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59 thoughts on “Grammar Paranoia and the Double Negative Dilemma

  1. Does one break out in a cold sweat or break into one? Or out into one. Dilemmas indeed. I write plenty of posts that are not technically accurate but they serve to get the message across and are readable. Literals (mine) get up my nose, so I always go back and change them, and cringe realising that other people have already read them. Doesn’t matter how many times you proof read, there is always one.

    • From what I can see in the dictionary, you can break “into” or break “out in” a cold sweat, both are correct. But I ain’t gonna break out into no cold sweat about it, no siree. I’ve got a thing about “literally” when it’s used too much – great grammar fiends seem too think alike. MMD (my dad) is often the person who quietly points out the bloopers that make it through the editing filter.

  2. I am so thankful you are not editing my book. The present Editor, bless her soul, is trying her best to introduce me to the correct English as she progresses. I’m afraid she is making as little headway as my English teacher at school made. I’m so pleased to read you are blessed with arms that regrow, you seem to chew yours off often. Loved this post, but in a way hated it as it reminded me on how bad my English really is… maybe I can claim to be a song writer??

    • Why? I’m a very kind editor, Bulldog. I never bite authors. I only ever chew my own arms off (and they do grow back if I water them with beer from time to time).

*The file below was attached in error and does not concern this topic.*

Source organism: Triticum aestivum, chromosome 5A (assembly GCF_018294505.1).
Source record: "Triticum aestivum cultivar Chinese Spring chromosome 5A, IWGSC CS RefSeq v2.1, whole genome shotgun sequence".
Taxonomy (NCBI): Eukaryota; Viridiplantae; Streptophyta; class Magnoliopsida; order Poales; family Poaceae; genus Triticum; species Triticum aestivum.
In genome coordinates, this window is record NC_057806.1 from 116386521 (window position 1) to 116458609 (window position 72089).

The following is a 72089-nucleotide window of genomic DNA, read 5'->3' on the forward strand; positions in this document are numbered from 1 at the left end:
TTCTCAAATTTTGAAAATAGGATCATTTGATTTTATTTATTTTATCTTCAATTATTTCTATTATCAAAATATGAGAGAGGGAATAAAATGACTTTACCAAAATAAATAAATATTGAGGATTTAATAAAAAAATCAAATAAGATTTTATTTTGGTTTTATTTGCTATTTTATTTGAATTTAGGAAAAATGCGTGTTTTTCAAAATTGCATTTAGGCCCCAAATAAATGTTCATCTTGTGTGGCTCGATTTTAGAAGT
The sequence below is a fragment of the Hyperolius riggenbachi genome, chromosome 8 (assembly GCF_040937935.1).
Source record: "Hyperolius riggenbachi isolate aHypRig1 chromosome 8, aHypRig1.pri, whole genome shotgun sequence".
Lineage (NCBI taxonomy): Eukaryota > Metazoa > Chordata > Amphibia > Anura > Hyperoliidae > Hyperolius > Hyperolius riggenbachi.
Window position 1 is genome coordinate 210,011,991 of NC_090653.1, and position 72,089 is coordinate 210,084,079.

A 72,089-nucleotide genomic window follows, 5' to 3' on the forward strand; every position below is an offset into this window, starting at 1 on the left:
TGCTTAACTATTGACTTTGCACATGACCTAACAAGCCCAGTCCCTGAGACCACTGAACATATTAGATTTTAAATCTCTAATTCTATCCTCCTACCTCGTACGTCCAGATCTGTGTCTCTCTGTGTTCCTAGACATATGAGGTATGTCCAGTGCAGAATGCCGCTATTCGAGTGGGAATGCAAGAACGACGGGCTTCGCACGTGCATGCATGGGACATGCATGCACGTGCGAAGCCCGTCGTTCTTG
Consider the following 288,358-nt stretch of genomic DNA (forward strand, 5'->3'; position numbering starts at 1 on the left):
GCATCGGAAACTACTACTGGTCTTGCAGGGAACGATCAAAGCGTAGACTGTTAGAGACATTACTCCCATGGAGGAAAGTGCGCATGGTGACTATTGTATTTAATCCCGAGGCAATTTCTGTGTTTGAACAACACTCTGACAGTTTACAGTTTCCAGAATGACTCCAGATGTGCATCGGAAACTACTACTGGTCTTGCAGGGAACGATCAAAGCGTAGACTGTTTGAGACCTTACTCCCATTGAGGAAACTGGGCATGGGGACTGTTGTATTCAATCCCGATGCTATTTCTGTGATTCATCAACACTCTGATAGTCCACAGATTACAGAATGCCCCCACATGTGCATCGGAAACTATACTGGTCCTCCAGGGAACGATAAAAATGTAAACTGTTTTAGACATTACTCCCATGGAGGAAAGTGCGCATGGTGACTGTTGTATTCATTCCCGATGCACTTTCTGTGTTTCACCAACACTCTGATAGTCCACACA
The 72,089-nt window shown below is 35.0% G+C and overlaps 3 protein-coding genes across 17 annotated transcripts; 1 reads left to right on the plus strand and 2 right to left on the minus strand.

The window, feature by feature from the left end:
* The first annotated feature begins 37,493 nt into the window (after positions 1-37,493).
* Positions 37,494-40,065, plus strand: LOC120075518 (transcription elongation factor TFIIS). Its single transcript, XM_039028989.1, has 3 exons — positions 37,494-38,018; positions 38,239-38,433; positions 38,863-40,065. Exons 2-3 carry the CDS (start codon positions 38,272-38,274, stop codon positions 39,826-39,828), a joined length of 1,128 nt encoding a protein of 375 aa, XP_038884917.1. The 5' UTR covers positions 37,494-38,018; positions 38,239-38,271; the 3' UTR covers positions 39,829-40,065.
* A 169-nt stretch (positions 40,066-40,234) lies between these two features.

From what I can see, song-writers make a lot more money than any other writers, so maybe you should branch out into animal song (someone already started with “Who let the dogs out?”, and “What does the fox say?”

  3. I literally ain’t never read something I couldn’t not agree with so much… admittedly, I don’t spend as much time checking my grammar for my blog as I should, but when I used to write properly I was constantly scanning the internet trying to get my head around various rules and regulations.

    • There’s a punctuation policeman somewhere deep inside you if you used to check your grammar and spelling… What gets me is that the longer you look at something, the more the doubt sets in – then you waste hours of your time researching it on “Tinternet”, only to find that you were right all along. The last time I did that, the rest of the world was living life to the full whilst MM was trying to track down the reason why the verb “to prove” has two possible past participles.

  4. When I was at school, learning English grammar was not the trendy, right-on thing to do. I can’t remember the pathetic excuse the education establishment came up with, but they definitely got it wrong! I wish I had had a more thorough education as it would have saved a lot of time and trouble later on. Especially as an English teacher and writer of educational resources based on grammar!